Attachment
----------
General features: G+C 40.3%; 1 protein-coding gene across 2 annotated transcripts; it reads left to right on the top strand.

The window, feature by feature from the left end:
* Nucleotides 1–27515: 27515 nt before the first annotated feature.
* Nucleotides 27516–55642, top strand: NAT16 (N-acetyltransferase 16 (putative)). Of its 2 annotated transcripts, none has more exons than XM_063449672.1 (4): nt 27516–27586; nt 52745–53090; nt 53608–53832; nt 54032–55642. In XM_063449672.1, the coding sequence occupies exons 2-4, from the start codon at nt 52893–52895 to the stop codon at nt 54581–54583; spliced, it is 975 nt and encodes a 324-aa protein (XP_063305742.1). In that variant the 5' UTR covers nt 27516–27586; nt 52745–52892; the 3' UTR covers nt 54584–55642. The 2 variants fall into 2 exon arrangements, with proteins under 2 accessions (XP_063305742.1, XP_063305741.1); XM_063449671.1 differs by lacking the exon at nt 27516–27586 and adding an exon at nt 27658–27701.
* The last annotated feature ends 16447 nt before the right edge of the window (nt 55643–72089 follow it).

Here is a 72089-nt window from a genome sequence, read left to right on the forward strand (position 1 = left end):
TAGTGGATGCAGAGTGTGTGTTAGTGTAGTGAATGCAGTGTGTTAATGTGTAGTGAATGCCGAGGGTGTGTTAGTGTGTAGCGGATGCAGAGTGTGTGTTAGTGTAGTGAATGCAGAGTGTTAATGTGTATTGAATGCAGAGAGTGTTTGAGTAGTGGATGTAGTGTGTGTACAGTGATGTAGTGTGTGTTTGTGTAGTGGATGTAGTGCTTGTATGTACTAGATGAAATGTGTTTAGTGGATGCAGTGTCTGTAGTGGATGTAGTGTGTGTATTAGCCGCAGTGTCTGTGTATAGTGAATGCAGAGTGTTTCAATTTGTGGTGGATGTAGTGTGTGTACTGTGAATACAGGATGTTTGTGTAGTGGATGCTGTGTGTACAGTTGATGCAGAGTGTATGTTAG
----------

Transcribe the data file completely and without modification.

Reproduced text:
General features: G+C 40.3%; 1 protein-coding gene across 2 annotated transcripts; it reads left to right on the top strand.

The window, feature by feature from the left end:
* Nucleotides 1–27515: 27515 nt before the first annotated feature.
* Nucleotides 27516–55642, top strand: NAT16 (N-acetyltransferase 16 (putative)). Of its 2 annotated transcripts, none has more exons than XM_063449672.1 (4): nt 27516–27586; nt 52745–53090; nt 53608–53832; nt 54032–55642. In XM_063449672.1, the coding sequence occupies exons 2-4, from the start codon at nt 52893–52895 to the stop codon at nt 54581–54583; spliced, it is 975 nt and encodes a 324-aa protein (XP_063305742.1). In that variant the 5' UTR covers nt 27516–27586; nt 52745–52892; the 3' UTR covers nt 54584–55642. The 2 variants fall into 2 exon arrangements, with proteins under 2 accessions (XP_063305742.1, XP_063305741.1); XM_063449671.1 differs by lacking the exon at nt 27516–27586 and adding an exon at nt 27658–27701.
* The last annotated feature ends 16447 nt before the right edge of the window (nt 55643–72089 follow it).

Here is a 72089-nt window from a genome sequence, read left to right on the forward strand (position 1 = left end):
TAGTGGATGCAGAGTGTGTGTTAGTGTAGTGAATGCAGTGTGTTAATGTGTAGTGAATGCCGAGGGTGTGTTAGTGTGTAGCGGATGCAGAGTGTGTGTTAGTGTAGTGAATGCAGAGTGTTAATGTGTATTGAATGCAGAGAGTGTTTGAGTAGTGGATGTAGTGTGTGTACAGTGATGTAGTGTGTGTTTGTGTAGTGGATGTAGTGCTTGTATGTACTAGATGAAATGTGTTTAGTGGATGCAGTGTCTGTAGTGGATGTAGTGTGTGTATTAGCCGCAGTGTCTGTGTATAGTGAATGCAGAGTGTTTCAATTTGTGGTGGATGTAGTGTGTGTACTGTGAATACAGGATGTTTGTGTAGTGGATGCTGTGTGTACAGTTGATGCAGAGTGTATGTTAG